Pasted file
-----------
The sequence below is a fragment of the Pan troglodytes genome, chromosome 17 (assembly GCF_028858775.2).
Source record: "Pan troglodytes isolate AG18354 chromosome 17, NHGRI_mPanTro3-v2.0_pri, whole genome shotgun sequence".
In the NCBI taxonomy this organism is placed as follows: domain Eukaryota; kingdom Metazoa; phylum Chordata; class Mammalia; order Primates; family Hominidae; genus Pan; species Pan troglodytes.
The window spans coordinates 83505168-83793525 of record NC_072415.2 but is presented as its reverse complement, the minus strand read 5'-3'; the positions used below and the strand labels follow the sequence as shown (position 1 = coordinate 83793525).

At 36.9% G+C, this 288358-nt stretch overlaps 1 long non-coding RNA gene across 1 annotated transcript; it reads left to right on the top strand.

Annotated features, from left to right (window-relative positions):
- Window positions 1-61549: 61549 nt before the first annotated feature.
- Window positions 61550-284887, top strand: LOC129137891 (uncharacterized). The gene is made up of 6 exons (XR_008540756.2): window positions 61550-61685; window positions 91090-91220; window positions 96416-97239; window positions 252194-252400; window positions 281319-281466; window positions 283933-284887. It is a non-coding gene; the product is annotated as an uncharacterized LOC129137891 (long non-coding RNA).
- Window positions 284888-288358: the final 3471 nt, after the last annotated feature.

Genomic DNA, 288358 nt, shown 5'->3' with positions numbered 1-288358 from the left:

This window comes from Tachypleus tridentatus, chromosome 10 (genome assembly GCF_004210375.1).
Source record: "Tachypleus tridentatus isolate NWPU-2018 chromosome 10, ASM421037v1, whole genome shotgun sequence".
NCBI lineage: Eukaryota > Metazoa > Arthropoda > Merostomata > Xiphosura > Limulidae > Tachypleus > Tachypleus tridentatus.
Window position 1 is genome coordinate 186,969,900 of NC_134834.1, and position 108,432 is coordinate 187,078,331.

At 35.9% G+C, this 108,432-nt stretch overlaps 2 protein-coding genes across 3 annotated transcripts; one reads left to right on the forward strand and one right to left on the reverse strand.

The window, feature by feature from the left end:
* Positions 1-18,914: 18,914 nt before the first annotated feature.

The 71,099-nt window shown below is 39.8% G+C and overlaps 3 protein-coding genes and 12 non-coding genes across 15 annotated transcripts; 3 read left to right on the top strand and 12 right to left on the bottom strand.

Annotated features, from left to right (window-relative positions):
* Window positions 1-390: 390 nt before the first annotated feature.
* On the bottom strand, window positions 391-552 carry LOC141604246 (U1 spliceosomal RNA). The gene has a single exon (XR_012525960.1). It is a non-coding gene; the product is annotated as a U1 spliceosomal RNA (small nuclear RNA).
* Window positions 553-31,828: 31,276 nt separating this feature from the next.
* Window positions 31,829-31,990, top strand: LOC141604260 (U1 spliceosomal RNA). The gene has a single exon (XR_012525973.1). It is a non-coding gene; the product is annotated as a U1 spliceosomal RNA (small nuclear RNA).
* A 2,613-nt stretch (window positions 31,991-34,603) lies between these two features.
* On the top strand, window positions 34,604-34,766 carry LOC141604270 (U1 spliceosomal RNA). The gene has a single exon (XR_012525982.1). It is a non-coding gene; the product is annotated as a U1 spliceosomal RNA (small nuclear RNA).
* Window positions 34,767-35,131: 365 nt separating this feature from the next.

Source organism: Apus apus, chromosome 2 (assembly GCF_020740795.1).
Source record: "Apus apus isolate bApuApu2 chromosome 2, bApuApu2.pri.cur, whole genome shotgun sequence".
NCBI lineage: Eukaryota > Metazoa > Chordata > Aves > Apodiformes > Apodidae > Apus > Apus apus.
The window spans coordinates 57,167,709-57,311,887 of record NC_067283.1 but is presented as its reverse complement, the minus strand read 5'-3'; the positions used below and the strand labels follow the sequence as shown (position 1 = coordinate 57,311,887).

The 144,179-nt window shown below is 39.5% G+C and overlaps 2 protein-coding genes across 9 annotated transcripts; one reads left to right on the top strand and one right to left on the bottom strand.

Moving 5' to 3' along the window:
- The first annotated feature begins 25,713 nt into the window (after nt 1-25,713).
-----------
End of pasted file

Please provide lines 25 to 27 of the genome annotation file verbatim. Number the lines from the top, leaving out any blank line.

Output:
* On the top strand, window positions 34,604-34,766 carry LOC141604270 (U1 spliceosomal RNA). The gene has a single exon (XR_012525982.1). It is a non-coding gene; the product is annotated as a U1 spliceosomal RNA (small nuclear RNA).
* Window positions 34,767-35,131: 365 nt separating this feature from the next.

Source organism: Apus apus, chromosome 2 (assembly GCF_020740795.1).